Frederick Nicholls Crouch—full name Frederick William Nicholls Crouch—was the son of William Frederick and Anna Maria Crouch. He was born in Warren Street off Tottenham Court Road on the 31st of July 1808, and was baptised in St Pancras Old Church in Somers Town on the 24th of September. His family was musical on his father’s side—William Frederick was a cellist with a number of published compositions to his credit—and he was seen to be talented from an early age. Tradition has it that he was only nine when he started playing the double bass in the orchestra of the Royal Coburg Theatre. Thereafter he studied under distinguished teachers, and won a coveted place at the Royal Academy of Music, and along with other achievements he performed at the coronation of William IV in 1831, and was appointed to Queen Adelaide’s private band.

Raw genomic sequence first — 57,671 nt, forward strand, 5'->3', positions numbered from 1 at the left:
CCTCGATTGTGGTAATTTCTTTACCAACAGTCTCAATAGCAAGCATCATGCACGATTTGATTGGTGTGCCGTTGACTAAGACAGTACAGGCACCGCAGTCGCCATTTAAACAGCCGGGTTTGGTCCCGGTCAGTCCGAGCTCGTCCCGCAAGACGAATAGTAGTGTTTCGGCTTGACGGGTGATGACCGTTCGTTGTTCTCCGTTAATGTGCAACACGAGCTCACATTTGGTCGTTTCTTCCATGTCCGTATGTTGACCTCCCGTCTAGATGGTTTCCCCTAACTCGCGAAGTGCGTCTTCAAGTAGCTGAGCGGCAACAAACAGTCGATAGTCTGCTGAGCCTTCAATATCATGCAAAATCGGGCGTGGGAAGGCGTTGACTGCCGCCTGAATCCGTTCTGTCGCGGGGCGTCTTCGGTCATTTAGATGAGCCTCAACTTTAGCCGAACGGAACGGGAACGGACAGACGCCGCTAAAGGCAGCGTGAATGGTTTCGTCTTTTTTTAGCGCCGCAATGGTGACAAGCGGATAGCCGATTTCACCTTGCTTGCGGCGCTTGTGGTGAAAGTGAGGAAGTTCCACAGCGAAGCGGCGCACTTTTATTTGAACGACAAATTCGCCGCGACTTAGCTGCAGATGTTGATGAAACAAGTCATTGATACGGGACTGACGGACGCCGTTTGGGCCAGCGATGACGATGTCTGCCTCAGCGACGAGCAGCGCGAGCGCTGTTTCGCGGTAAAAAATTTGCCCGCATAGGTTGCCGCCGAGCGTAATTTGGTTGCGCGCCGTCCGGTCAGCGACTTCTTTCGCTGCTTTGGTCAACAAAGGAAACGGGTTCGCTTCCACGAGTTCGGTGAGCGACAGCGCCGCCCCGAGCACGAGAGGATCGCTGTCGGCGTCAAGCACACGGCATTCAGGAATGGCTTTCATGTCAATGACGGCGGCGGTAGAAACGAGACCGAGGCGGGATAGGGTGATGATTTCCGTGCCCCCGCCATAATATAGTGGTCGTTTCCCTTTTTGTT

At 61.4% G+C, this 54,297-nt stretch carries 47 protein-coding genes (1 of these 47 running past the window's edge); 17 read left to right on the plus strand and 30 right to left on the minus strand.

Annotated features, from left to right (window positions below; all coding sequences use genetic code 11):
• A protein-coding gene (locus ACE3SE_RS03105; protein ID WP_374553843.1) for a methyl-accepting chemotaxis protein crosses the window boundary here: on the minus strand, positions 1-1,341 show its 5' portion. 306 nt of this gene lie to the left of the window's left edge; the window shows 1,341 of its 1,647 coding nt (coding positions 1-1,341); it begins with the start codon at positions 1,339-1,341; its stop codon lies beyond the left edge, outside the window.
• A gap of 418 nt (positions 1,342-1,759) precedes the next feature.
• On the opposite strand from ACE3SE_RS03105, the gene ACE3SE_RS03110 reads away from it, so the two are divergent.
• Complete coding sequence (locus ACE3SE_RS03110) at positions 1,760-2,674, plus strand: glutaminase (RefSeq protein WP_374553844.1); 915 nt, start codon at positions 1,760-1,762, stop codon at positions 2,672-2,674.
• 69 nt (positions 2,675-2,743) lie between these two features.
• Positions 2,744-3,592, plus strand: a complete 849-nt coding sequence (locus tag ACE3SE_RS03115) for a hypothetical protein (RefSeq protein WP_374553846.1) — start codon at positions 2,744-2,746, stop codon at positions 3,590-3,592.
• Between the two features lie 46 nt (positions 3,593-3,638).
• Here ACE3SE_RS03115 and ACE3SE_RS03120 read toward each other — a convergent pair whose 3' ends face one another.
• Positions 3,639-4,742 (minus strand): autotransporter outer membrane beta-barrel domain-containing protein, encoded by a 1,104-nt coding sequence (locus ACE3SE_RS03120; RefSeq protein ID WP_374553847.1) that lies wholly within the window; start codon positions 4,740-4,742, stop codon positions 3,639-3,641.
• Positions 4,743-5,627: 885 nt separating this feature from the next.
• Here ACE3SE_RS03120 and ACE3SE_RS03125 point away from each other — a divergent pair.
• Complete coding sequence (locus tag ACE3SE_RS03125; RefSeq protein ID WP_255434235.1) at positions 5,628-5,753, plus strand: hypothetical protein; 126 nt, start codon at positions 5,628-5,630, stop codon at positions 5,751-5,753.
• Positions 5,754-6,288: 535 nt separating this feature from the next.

Crouch’s association with the Theatre Royal in Drury Lane has already been touched on, and it should be added here that he was the principal cellist as well as a conductor. But his life was not always so single-mindedly devoted to music. At one point in his younger years he had been obliged to earn a living as an ordinary seaman on the coastal smacks that operated between London and Leith. In his twenties he went into business with Charles Pearce Chapman, a zinc merchant with offices on Cornhill in London and a rolling mill at Dartford in Kent, where they manufactured materials for roofing and shipbuilding. The partnership was dissolved in 1835, but not before Messrs Chapman and Crouch were credited with contributing to the development of zincography, an engraving process in which lithographic stones were replaced with zinc plates.